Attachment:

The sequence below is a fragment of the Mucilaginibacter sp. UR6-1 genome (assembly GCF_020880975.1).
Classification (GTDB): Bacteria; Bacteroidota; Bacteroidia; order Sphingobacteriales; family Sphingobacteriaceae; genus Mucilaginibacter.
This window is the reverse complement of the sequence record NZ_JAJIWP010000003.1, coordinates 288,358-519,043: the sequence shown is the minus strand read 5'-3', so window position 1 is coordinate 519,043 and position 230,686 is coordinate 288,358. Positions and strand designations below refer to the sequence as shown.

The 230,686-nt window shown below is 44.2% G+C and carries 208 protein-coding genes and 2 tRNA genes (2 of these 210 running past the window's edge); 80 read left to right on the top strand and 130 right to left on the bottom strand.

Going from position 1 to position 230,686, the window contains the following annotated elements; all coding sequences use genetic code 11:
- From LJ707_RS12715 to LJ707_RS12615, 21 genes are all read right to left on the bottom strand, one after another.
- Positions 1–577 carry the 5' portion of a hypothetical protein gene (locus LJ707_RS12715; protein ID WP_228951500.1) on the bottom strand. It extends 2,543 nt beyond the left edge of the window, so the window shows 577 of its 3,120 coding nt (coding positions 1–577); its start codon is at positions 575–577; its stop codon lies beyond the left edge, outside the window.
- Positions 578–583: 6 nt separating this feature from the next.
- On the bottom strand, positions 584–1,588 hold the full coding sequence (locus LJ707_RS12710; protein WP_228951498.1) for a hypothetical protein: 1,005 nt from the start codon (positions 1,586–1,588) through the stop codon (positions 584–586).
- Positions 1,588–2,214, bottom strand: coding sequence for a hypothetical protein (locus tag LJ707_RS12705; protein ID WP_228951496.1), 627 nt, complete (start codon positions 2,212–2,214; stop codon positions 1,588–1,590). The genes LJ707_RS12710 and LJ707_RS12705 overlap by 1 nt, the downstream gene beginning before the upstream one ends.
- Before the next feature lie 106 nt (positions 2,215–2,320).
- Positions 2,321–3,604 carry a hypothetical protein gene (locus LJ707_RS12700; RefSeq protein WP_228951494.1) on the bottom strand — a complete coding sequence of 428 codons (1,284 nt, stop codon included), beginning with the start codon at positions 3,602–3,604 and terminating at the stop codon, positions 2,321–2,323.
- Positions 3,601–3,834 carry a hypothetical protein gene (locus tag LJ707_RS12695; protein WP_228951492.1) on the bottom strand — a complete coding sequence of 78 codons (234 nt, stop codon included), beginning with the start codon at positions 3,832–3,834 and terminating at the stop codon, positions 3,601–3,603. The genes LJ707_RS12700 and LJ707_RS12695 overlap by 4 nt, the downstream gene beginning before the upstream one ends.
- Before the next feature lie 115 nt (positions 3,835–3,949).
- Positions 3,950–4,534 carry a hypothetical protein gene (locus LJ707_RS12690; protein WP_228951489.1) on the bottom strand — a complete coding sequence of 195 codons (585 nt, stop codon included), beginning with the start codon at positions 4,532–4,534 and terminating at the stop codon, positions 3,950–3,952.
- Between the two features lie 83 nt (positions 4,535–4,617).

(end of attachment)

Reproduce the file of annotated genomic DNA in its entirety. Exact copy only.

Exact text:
The sequence below is a fragment of the Mucilaginibacter sp. UR6-1 genome (assembly GCF_020880975.1).
Classification (GTDB): Bacteria; Bacteroidota; Bacteroidia; order Sphingobacteriales; family Sphingobacteriaceae; genus Mucilaginibacter.
This window is the reverse complement of the sequence record NZ_JAJIWP010000003.1, coordinates 288,358-519,043: the sequence shown is the minus strand read 5'-3', so window position 1 is coordinate 519,043 and position 230,686 is coordinate 288,358. Positions and strand designations below refer to the sequence as shown.

The 230,686-nt window shown below is 44.2% G+C and carries 208 protein-coding genes and 2 tRNA genes (2 of these 210 running past the window's edge); 80 read left to right on the top strand and 130 right to left on the bottom strand.

Going from position 1 to position 230,686, the window contains the following annotated elements; all coding sequences use genetic code 11:
- From LJ707_RS12715 to LJ707_RS12615, 21 genes are all read right to left on the bottom strand, one after another.
- Positions 1–577 carry the 5' portion of a hypothetical protein gene (locus LJ707_RS12715; protein ID WP_228951500.1) on the bottom strand. It extends 2,543 nt beyond the left edge of the window, so the window shows 577 of its 3,120 coding nt (coding positions 1–577); its start codon is at positions 575–577; its stop codon lies beyond the left edge, outside the window.
- Positions 578–583: 6 nt separating this feature from the next.
- On the bottom strand, positions 584–1,588 hold the full coding sequence (locus LJ707_RS12710; protein WP_228951498.1) for a hypothetical protein: 1,005 nt from the start codon (positions 1,586–1,588) through the stop codon (positions 584–586).
- Positions 1,588–2,214, bottom strand: coding sequence for a hypothetical protein (locus tag LJ707_RS12705; protein ID WP_228951496.1), 627 nt, complete (start codon positions 2,212–2,214; stop codon positions 1,588–1,590). The genes LJ707_RS12710 and LJ707_RS12705 overlap by 1 nt, the downstream gene beginning before the upstream one ends.
- Before the next feature lie 106 nt (positions 2,215–2,320).
- Positions 2,321–3,604 carry a hypothetical protein gene (locus LJ707_RS12700; RefSeq protein WP_228951494.1) on the bottom strand — a complete coding sequence of 428 codons (1,284 nt, stop codon included), beginning with the start codon at positions 3,602–3,604 and terminating at the stop codon, positions 2,321–2,323.
- Positions 3,601–3,834 carry a hypothetical protein gene (locus tag LJ707_RS12695; protein WP_228951492.1) on the bottom strand — a complete coding sequence of 78 codons (234 nt, stop codon included), beginning with the start codon at positions 3,832–3,834 and terminating at the stop codon, positions 3,601–3,603. The genes LJ707_RS12700 and LJ707_RS12695 overlap by 4 nt, the downstream gene beginning before the upstream one ends.
- Before the next feature lie 115 nt (positions 3,835–3,949).
- Positions 3,950–4,534 carry a hypothetical protein gene (locus LJ707_RS12690; protein WP_228951489.1) on the bottom strand — a complete coding sequence of 195 codons (585 nt, stop codon included), beginning with the start codon at positions 4,532–4,534 and terminating at the stop codon, positions 3,950–3,952.
- Between the two features lie 83 nt (positions 4,535–4,617).